December 2013 | Issue 70
In a recent Delaware dissenting shareholder case, Vice Chancellor Glasscock was called upon to perform a statutory appraisal in order to determine the fair value of the stock of a company involved in a merger. Instead of using the methods normally employed to perform such an appraisal, such as discounted cash flow (DCF), comparable public companies or comparable transactions, however, the judge plunged straight into the heart of the matter and used as his measure of fair value the actual purchase price of the subject company. The case is Huff et al. v. CKx, Inc. C.A. No. 6844-VCG (November 1, 2013).
CKx, Inc. was a publicly-traded NASDAQ company. The company owned and maintained iconic entertainment properties. Significant assets included the number-one-rated television show, American Idol, as well as the dance show So You Think You Can Dance. The company also owned rights to the names, images and likenesses of Elvis Presley and Muhammad Ali. American Idol and its related assets, which were distributed through the Fox Network, were responsible for 60-75% of CKx’s cash flow.
The process leading up to the sale of CKx took place over a period of about three or four years. It began in 2007 with an offer by Robert Sillerman, the company’s largest shareholder, to buy out the public shareholders at $13.75 per share. This offer collapsed, however. The company subsequently executed eight confidentiality agreements with other potential buyers. No transaction arose out of any of these inquiries. In October 2010, the company decided to take down the “for sale” sign and refocus itself on a strategy of making acquisitions.
CKx’s announcement that it had taken down its for sale sign seemed, however, to have the consequence of eliciting renewed acquisition interest from private equity funds. During a five day period in May of 2011, three private equity funds made offers. The offer prices were $4.50, $4.75 and $5.00 per share.
After receiving these offers, the CKx board decided to try to wrap up a sale. It hired Gleacher and Company to run an auction among these three bidders and other interested buyers. The completed auction resulted in two bids, both from financial buyers. One was from Apollo at $5.50 per share and one was from Party B at $5.60 per share. The board ultimately accepted Appolo’s lower bid because its financing was less uncertain.
The Appraisal Action
Dissenting shareholders filed an appraisal action. Petitioners’ expert, Robert Reilly, used three valuation methods; discounted cash flow (DCF), guideline public company method and guideline merged and acquired company method. He concluded that the CKx stock had a fair value of $11.02 per share.
Respondent’s expert, Jeffrey Cohen, conducted a discounted cash flow analysis and concluded that the value of CKx was $4.41 per share.
The Court’s Analysis
The petitioners’ expert assigned 40% of the weight in his appraisal to the guideline company approaches to valuation. The court decided not to place any reliance on the guideline company approaches owing to the lack of similarity between the guideline companies and CKx. None of the guideline companies, for example, were of comparable size; none owned similar assets or competed with CKx or used a similar business model.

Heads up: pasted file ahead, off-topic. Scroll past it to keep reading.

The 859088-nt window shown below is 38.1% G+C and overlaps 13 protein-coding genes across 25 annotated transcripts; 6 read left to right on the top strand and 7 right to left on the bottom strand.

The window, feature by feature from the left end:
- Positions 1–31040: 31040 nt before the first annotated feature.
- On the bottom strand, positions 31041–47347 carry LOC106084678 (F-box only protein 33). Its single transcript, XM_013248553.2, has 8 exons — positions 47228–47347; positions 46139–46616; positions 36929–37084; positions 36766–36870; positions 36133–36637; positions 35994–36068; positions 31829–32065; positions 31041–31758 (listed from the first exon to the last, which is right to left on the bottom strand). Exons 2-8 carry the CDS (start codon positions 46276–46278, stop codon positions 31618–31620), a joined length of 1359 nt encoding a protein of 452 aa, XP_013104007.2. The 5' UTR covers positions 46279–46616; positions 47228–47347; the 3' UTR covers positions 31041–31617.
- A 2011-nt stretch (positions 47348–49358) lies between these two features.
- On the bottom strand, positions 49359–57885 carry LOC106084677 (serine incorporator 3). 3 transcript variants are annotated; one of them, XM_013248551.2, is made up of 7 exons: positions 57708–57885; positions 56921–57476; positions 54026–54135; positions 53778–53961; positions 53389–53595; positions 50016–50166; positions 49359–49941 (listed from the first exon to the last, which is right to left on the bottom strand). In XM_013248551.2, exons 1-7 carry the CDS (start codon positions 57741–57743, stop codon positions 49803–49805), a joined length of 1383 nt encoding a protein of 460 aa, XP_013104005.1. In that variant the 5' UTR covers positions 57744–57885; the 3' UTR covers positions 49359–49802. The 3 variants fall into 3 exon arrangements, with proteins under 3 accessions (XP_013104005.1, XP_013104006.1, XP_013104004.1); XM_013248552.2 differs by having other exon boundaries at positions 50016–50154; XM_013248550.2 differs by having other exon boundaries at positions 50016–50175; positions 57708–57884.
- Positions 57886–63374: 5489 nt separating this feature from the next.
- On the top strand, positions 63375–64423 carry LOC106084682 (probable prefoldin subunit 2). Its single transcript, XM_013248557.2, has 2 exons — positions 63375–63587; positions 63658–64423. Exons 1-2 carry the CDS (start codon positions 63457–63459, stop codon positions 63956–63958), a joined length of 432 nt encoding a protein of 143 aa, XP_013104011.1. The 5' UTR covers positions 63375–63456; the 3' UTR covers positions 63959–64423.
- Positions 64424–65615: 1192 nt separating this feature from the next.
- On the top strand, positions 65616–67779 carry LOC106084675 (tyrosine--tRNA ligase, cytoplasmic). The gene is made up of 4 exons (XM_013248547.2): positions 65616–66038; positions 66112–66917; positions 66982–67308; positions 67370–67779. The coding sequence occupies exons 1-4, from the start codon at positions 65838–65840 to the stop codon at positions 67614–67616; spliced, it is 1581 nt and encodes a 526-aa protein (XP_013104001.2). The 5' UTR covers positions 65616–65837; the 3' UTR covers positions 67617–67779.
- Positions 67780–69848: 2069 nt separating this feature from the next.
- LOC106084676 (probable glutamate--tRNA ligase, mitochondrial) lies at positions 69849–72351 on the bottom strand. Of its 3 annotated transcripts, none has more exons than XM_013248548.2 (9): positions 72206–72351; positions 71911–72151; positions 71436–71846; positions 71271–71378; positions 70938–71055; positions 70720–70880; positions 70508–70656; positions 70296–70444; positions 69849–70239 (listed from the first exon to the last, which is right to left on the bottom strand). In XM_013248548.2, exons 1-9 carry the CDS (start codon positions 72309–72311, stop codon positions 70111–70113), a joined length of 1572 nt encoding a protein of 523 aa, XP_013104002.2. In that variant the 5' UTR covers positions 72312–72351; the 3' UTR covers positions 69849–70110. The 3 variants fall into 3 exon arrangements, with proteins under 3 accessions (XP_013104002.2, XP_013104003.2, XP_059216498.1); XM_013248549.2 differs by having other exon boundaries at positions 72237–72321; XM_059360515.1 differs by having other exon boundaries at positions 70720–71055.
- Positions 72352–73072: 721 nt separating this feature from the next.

With the guideline approaches eliminated, the valuation process was reduced to an analysis of the experts’ respective DCF calculations. One of the largest sources of disagreement between the experts was the estimates that each made for the future revenue to be generated from the renewal of the company’s contract with Fox for distribution of American Idol. The respondent’s expert had assumed a modest 4% per annum growth in revenue from this property. Petitioners’ expert, on the other hand, had adopted a far more ambitious set of management projections that foresaw an annual increase in revenues from this property of $20 million.
The court had little confidence in either set of projections. It pointed out that the projected $20 million increase in licensing fees from Fox was not prepared in the ordinary course of business, and was otherwise unreliable. Said the court, ”I do not have any basis to determine whether cash flows under that contract would have increased by $20 million per year, $0 per year, or some figure in between.”
The court concluded that it could not employ the DCF method to reach a decision. It decided instead to rely primarily on the result of the actual sale auction to determine fair value. The Vice Chancellor seemed to be influenced in this direction by his belief that the auction process was open, thorough and effective. Also, the court believed that there was little or no synergy in the transaction, owing no doubt to the fact that the buyer was a financial buyer. The court did, however, allow in its opinion for a process whereby the parties could account for any excludable synergy that might be imbedded in the transaction price.
IRS Circular 230 disclosure: To ensure compliance with requirements imposed by the IRS, we inform you that any tax advice contained in this communication is not intended or written to be used, and cannot be used, for the purpose of (i) avoiding any penalties under the Internal Revenue Code or (ii) promoting, marketing or recommending to another party any transaction(s) or tax-related matter(s) addressed herein.